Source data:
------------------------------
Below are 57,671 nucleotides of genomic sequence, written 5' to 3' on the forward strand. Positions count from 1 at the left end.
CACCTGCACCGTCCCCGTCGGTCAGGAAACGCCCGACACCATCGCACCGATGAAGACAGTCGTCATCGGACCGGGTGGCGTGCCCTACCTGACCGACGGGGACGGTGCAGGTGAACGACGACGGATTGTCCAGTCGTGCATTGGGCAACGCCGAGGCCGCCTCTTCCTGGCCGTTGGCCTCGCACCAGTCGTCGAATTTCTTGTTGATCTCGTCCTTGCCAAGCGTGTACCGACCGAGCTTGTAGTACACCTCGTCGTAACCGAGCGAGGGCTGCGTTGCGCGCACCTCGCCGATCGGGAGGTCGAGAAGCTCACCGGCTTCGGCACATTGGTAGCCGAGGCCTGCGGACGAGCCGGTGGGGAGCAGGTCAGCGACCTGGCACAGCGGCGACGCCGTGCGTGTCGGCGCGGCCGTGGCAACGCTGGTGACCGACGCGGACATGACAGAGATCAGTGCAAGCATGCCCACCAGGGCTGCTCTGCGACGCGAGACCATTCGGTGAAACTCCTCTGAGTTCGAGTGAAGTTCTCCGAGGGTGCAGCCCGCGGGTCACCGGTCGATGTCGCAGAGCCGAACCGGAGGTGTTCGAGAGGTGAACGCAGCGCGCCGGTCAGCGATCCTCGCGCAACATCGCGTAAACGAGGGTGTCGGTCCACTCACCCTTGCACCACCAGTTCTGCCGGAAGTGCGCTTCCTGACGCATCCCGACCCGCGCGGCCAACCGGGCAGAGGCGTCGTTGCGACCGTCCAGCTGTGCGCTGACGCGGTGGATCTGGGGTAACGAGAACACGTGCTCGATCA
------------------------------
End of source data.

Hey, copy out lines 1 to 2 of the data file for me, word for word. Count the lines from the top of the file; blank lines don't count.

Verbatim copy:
Below are 57,671 nucleotides of genomic sequence, written 5' to 3' on the forward strand. Positions count from 1 at the left end.
CACCTGCACCGTCCCCGTCGGTCAGGAAACGCCCGACACCATCGCACCGATGAAGACAGTCGTCATCGGACCGGGTGGCGTGCCCTACCTGACCGACGGGGACGGTGCAGGTGAACGACGACGGATTGTCCAGTCGTGCATTGGGCAACGCCGAGGCCGCCTCTTCCTGGCCGTTGGCCTCGCACCAGTCGTCGAATTTCTTGTTGATCTCGTCCTTGCCAAGCGTGTACCGACCGAGCTTGTAGTACACCTCGTCGTAACCGAGCGAGGGCTGCGTTGCGCGCACCTCGCCGATCGGGAGGTCGAGAAGCTCACCGGCTTCGGCACATTGGTAGCCGAGGCCTGCGGACGAGCCGGTGGGGAGCAGGTCAGCGACCTGGCACAGCGGCGACGCCGTGCGTGTCGGCGCGGCCGTGGCAACGCTGGTGACCGACGCGGACATGACAGAGATCAGTGCAAGCATGCCCACCAGGGCTGCTCTGCGACGCGAGACCATTCGGTGAAACTCCTCTGAGTTCGAGTGAAGTTCTCCGAGGGTGCAGCCCGCGGGTCACCGGTCGATGTCGCAGAGCCGAACCGGAGGTGTTCGAGAGGTGAACGCAGCGCGCCGGTCAGCGATCCTCGCGCAACATCGCGTAAACGAGGGTGTCGGTCCACTCACCCTTGCACCACCAGTTCTGCCGGAAGTGCGCTTCCTGACGCATCCCGACCCGCGCGGCCAACCGGGCAGAGGCGTCGTTGCGACCGTCCAGCTGTGCGCTGACGCGGTGGATCTGGGGTAACGAGAACACGTGCTCGATCA